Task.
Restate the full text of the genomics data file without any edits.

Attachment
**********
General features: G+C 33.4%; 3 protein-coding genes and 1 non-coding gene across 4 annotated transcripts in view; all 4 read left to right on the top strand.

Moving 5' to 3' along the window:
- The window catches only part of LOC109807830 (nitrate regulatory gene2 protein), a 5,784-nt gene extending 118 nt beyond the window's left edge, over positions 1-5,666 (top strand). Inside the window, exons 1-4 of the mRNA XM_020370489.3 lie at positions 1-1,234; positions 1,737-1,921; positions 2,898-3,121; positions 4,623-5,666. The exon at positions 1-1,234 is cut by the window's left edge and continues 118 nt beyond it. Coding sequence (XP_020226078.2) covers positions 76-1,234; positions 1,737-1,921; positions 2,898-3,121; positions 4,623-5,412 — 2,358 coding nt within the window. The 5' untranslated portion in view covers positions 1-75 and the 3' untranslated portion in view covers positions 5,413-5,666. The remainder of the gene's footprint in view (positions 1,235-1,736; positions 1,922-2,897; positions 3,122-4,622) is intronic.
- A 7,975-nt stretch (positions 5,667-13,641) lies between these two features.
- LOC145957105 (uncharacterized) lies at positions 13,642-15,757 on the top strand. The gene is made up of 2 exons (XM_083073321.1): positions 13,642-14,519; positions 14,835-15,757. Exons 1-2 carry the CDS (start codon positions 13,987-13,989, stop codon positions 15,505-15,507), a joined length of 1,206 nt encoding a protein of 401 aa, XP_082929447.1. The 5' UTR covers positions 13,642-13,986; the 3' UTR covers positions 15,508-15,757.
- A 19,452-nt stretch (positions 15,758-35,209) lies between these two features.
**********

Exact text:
General features: G+C 33.4%; 3 protein-coding genes and 1 non-coding gene across 4 annotated transcripts in view; all 4 read left to right on the top strand.

Moving 5' to 3' along the window:
- The window catches only part of LOC109807830 (nitrate regulatory gene2 protein), a 5,784-nt gene extending 118 nt beyond the window's left edge, over positions 1-5,666 (top strand). Inside the window, exons 1-4 of the mRNA XM_020370489.3 lie at positions 1-1,234; positions 1,737-1,921; positions 2,898-3,121; positions 4,623-5,666. The exon at positions 1-1,234 is cut by the window's left edge and continues 118 nt beyond it. Coding sequence (XP_020226078.2) covers positions 76-1,234; positions 1,737-1,921; positions 2,898-3,121; positions 4,623-5,412 — 2,358 coding nt within the window. The 5' untranslated portion in view covers positions 1-75 and the 3' untranslated portion in view covers positions 5,413-5,666. The remainder of the gene's footprint in view (positions 1,235-1,736; positions 1,922-2,897; positions 3,122-4,622) is intronic.
- A 7,975-nt stretch (positions 5,667-13,641) lies between these two features.
- LOC145957105 (uncharacterized) lies at positions 13,642-15,757 on the top strand. The gene is made up of 2 exons (XM_083073321.1): positions 13,642-14,519; positions 14,835-15,757. Exons 1-2 carry the CDS (start codon positions 13,987-13,989, stop codon positions 15,505-15,507), a joined length of 1,206 nt encoding a protein of 401 aa, XP_082929447.1. The 5' UTR covers positions 13,642-13,986; the 3' UTR covers positions 15,508-15,757.
- A 19,452-nt stretch (positions 15,758-35,209) lies between these two features.